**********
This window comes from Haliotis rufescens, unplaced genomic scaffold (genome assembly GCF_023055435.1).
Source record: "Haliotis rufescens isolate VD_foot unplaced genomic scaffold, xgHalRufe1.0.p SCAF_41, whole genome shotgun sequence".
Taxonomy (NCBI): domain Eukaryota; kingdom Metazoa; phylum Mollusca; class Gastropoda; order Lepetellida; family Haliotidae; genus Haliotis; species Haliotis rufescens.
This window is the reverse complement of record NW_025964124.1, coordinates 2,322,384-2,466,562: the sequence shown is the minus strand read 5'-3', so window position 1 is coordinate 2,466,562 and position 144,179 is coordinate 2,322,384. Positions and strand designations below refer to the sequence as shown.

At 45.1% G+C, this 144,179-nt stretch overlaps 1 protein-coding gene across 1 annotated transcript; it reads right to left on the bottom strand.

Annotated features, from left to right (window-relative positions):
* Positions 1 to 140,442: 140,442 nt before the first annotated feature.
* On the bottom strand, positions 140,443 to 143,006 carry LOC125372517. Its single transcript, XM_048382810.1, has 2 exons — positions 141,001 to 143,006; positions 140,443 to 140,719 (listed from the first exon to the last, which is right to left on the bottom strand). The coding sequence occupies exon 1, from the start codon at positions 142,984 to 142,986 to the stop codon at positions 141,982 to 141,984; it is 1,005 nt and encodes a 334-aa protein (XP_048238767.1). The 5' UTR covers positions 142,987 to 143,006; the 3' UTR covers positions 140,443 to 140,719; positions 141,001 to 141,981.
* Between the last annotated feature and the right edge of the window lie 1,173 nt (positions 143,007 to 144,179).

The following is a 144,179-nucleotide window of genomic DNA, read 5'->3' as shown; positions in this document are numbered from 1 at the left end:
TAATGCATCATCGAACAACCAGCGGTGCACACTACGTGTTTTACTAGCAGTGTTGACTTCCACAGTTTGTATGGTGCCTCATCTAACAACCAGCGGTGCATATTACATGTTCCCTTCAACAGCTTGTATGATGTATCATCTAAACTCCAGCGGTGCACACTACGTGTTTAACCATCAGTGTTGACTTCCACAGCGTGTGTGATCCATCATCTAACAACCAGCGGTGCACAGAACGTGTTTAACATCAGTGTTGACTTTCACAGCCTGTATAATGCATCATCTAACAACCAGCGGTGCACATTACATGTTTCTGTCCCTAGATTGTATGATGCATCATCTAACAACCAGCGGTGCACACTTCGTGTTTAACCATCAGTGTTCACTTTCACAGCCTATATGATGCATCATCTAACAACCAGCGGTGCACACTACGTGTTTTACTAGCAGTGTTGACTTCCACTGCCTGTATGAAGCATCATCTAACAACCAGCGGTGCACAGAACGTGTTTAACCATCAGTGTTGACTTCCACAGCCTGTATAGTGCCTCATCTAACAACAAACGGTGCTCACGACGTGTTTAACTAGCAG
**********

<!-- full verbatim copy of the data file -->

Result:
This window comes from Haliotis rufescens, unplaced genomic scaffold (genome assembly GCF_023055435.1).
Source record: "Haliotis rufescens isolate VD_foot unplaced genomic scaffold, xgHalRufe1.0.p SCAF_41, whole genome shotgun sequence".
Taxonomy (NCBI): domain Eukaryota; kingdom Metazoa; phylum Mollusca; class Gastropoda; order Lepetellida; family Haliotidae; genus Haliotis; species Haliotis rufescens.
This window is the reverse complement of record NW_025964124.1, coordinates 2,322,384-2,466,562: the sequence shown is the minus strand read 5'-3', so window position 1 is coordinate 2,466,562 and position 144,179 is coordinate 2,322,384. Positions and strand designations below refer to the sequence as shown.

At 45.1% G+C, this 144,179-nt stretch overlaps 1 protein-coding gene across 1 annotated transcript; it reads right to left on the bottom strand.

Annotated features, from left to right (window-relative positions):
* Positions 1 to 140,442: 140,442 nt before the first annotated feature.
* On the bottom strand, positions 140,443 to 143,006 carry LOC125372517. Its single transcript, XM_048382810.1, has 2 exons — positions 141,001 to 143,006; positions 140,443 to 140,719 (listed from the first exon to the last, which is right to left on the bottom strand). The coding sequence occupies exon 1, from the start codon at positions 142,984 to 142,986 to the stop codon at positions 141,982 to 141,984; it is 1,005 nt and encodes a 334-aa protein (XP_048238767.1). The 5' UTR covers positions 142,987 to 143,006; the 3' UTR covers positions 140,443 to 140,719; positions 141,001 to 141,981.
* Between the last annotated feature and the right edge of the window lie 1,173 nt (positions 143,007 to 144,179).

The following is a 144,179-nucleotide window of genomic DNA, read 5'->3' as shown; positions in this document are numbered from 1 at the left end:
TAATGCATCATCGAACAACCAGCGGTGCACACTACGTGTTTTACTAGCAGTGTTGACTTCCACAGTTTGTATGGTGCCTCATCTAACAACCAGCGGTGCATATTACATGTTCCCTTCAACAGCTTGTATGATGTATCATCTAAACTCCAGCGGTGCACACTACGTGTTTAACCATCAGTGTTGACTTCCACAGCGTGTGTGATCCATCATCTAACAACCAGCGGTGCACAGAACGTGTTTAACATCAGTGTTGACTTTCACAGCCTGTATAATGCATCATCTAACAACCAGCGGTGCACATTACATGTTTCTGTCCCTAGATTGTATGATGCATCATCTAACAACCAGCGGTGCACACTTCGTGTTTAACCATCAGTGTTCACTTTCACAGCCTATATGATGCATCATCTAACAACCAGCGGTGCACACTACGTGTTTTACTAGCAGTGTTGACTTCCACTGCCTGTATGAAGCATCATCTAACAACCAGCGGTGCACAGAACGTGTTTAACCATCAGTGTTGACTTCCACAGCCTGTATAGTGCCTCATCTAACAACAAACGGTGCTCACGACGTGTTTAACTAGCAG